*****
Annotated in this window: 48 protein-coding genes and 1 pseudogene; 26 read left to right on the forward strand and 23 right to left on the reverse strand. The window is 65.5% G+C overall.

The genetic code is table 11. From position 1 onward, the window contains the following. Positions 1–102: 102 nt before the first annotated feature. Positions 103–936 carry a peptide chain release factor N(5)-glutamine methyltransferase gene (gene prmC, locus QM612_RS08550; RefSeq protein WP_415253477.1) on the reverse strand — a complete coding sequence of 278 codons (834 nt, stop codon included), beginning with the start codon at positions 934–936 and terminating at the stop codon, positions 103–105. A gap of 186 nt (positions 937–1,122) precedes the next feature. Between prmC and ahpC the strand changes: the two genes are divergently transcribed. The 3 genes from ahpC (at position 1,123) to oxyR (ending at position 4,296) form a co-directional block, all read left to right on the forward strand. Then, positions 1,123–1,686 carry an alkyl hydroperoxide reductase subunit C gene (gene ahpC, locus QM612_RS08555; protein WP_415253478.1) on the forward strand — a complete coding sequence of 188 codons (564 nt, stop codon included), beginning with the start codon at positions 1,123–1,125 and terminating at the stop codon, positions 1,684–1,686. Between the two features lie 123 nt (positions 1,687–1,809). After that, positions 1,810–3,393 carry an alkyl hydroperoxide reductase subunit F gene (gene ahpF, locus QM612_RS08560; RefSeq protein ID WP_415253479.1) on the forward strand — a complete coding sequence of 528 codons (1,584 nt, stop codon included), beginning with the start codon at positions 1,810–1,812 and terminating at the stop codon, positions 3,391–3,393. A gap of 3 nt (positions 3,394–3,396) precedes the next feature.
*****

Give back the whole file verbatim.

Annotated in this window: 48 protein-coding genes and 1 pseudogene; 26 read left to right on the forward strand and 23 right to left on the reverse strand. The window is 65.5% G+C overall.

The genetic code is table 11. From position 1 onward, the window contains the following. Positions 1–102: 102 nt before the first annotated feature. Positions 103–936 carry a peptide chain release factor N(5)-glutamine methyltransferase gene (gene prmC, locus QM612_RS08550; RefSeq protein WP_415253477.1) on the reverse strand — a complete coding sequence of 278 codons (834 nt, stop codon included), beginning with the start codon at positions 934–936 and terminating at the stop codon, positions 103–105. A gap of 186 nt (positions 937–1,122) precedes the next feature. Between prmC and ahpC the strand changes: the two genes are divergently transcribed. The 3 genes from ahpC (at position 1,123) to oxyR (ending at position 4,296) form a co-directional block, all read left to right on the forward strand. Then, positions 1,123–1,686 carry an alkyl hydroperoxide reductase subunit C gene (gene ahpC, locus QM612_RS08555; protein WP_415253478.1) on the forward strand — a complete coding sequence of 188 codons (564 nt, stop codon included), beginning with the start codon at positions 1,123–1,125 and terminating at the stop codon, positions 1,684–1,686. Between the two features lie 123 nt (positions 1,687–1,809). After that, positions 1,810–3,393 carry an alkyl hydroperoxide reductase subunit F gene (gene ahpF, locus QM612_RS08560; RefSeq protein ID WP_415253479.1) on the forward strand — a complete coding sequence of 528 codons (1,584 nt, stop codon included), beginning with the start codon at positions 1,810–1,812 and terminating at the stop codon, positions 3,391–3,393. A gap of 3 nt (positions 3,394–3,396) precedes the next feature.